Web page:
Italian, done just right
A place like Basta Pasta Enoteca is a Cheap Eater’s dream: the food and service are very good, the prices are right, and the atmosphere casual and fun. That’s because chef/owner Reno Hoxallari has had a lot of practice. He cooked at Via Matta and Bambara before opening his first Basta Pasta in Cambridge, which became a hit. But it’s tiny and mostly takeout.
This 48-seat Quincy incarnation, in the old Tullio’s, is a real restaurant, stylized and sleek without feeling cold. “We have everything here we don’t have in Cambridge: we have the parking lot, we have the liquor license,’’ he says. Hoxallari, who was raised in Albania, gutted the space himself. He got rid of everything but the brick oven.
Bless that oven. It turns out some great pizza, the crust a bit puffy with slightly charred edges. Try the pancetta ($12.95), which besides the Italian bacon also has sweet caramelized onions and smoky gouda. We also love arancini ($5.50), miniature fried rice balls, crisp on the outside, with gooey fontina in the center. Sauteed calamari ($6.95) are a nice relief from the usual fried. They’re not too chewy and come in a garlicky marinara sauce with black olives and capers that add a tart note.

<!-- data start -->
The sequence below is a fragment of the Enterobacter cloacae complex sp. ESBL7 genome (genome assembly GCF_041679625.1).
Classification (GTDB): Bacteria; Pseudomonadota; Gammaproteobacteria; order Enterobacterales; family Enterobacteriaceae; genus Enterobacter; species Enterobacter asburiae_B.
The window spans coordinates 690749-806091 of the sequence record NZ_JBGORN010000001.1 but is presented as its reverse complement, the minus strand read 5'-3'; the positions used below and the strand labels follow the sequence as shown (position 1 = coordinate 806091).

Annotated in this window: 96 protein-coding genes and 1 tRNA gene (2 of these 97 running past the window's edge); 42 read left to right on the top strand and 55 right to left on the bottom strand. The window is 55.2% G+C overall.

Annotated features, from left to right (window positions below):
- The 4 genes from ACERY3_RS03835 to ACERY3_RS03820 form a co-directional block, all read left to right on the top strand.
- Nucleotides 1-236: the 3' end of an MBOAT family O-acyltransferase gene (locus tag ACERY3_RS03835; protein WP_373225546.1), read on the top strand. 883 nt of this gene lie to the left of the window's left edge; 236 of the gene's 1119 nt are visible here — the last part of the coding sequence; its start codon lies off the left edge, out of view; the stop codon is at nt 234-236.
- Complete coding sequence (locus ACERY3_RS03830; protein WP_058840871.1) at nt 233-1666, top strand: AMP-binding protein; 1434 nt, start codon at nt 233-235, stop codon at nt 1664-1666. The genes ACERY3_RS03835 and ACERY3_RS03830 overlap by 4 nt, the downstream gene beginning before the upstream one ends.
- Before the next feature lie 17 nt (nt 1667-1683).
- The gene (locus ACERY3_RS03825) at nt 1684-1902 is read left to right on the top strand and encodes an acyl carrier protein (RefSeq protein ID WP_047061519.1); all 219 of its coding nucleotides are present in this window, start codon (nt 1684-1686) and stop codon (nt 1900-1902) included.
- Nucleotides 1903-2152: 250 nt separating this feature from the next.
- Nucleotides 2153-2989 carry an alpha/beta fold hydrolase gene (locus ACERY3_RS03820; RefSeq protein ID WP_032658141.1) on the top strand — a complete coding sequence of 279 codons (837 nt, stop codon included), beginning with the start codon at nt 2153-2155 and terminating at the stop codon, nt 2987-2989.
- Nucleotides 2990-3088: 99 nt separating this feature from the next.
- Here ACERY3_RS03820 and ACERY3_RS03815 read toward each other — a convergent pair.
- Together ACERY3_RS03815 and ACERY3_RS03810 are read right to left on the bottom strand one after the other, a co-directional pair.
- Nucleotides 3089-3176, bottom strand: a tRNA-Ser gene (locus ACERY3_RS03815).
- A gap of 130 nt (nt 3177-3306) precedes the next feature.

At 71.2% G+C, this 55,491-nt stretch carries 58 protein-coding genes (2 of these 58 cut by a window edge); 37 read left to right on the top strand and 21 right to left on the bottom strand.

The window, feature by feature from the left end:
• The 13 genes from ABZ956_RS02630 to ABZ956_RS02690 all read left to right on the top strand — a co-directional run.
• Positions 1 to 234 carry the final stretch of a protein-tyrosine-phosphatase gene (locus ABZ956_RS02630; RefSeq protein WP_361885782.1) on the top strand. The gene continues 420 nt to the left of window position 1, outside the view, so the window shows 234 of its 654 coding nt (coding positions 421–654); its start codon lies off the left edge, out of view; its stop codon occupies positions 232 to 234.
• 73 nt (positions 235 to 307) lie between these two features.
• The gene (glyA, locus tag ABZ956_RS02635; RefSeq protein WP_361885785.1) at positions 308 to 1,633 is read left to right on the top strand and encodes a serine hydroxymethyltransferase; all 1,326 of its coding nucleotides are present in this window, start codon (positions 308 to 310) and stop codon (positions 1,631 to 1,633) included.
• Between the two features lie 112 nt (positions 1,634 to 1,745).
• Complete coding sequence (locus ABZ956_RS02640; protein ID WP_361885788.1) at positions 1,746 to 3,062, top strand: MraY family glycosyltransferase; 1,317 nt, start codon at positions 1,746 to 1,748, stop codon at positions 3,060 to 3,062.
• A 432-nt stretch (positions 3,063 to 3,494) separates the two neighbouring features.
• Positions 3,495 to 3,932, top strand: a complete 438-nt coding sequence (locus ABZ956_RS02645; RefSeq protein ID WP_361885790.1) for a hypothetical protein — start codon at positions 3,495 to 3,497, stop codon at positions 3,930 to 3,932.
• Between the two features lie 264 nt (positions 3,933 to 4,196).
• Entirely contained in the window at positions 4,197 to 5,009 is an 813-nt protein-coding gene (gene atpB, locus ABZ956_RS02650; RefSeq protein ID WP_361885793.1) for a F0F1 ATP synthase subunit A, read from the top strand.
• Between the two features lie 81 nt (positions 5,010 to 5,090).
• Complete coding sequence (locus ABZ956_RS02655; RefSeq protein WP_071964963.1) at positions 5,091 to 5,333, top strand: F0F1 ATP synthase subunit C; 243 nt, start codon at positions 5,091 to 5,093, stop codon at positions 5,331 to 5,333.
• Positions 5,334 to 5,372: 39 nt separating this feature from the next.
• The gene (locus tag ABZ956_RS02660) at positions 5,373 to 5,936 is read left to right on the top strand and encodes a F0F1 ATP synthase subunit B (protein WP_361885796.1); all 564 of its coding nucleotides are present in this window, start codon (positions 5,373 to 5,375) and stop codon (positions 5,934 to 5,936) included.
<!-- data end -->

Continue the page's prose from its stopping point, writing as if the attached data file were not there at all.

Grilled beet salad ($8, pictured below), an occasional special, is a hit. It’s a pretty presentation, green and burgundy with splashes of white goat cheese drizzled with vinaigrette.
Excellent meatballs ($10.95) are large tender orbs served over linguini (or penne) and cooked in that marinara sauce. I’ve always loved gorgonzola and pear salad, so I order the gorgonzola and pear risotto ($12.95), curious to see how the ingredients transfer to a hot dish. The pungent cheese is tamed by sweet pears, and the risotto has a dreamy creaminess.
The house special one night is haddock served with lots of littleneck clams over risotto. It’s $1 over the $18 Cheap limit ($19), but we easily get two meals out of the platter, and the fish is flaky and flavorful.
Hoxallari is rightfully boastful about his handmade fusilli: “Nobody can get the curl the way I do.’’ We try veal piccata ($14.95, with an additional $1.95 for the fusilli instead of penne or linguini). The pasta is cooked just right, and the veal is sauteed in a lemony sauce with mushrooms.
Avoid the bakery-made tiramisu ($5) with its medicinal taste. Better is the cannoli with homemade cream. ($4). Hoxallari doesn’t offer dessert at his Cambridge place, and even he admits that it’s not very tempting here.
Soon, there will be a wine bar with snacks downstairs. Meanwhile, the dining room and bar are together, and the noise level can be high. We never get to the burgers or the panini, so we’ll be back. BELLA ENGLISH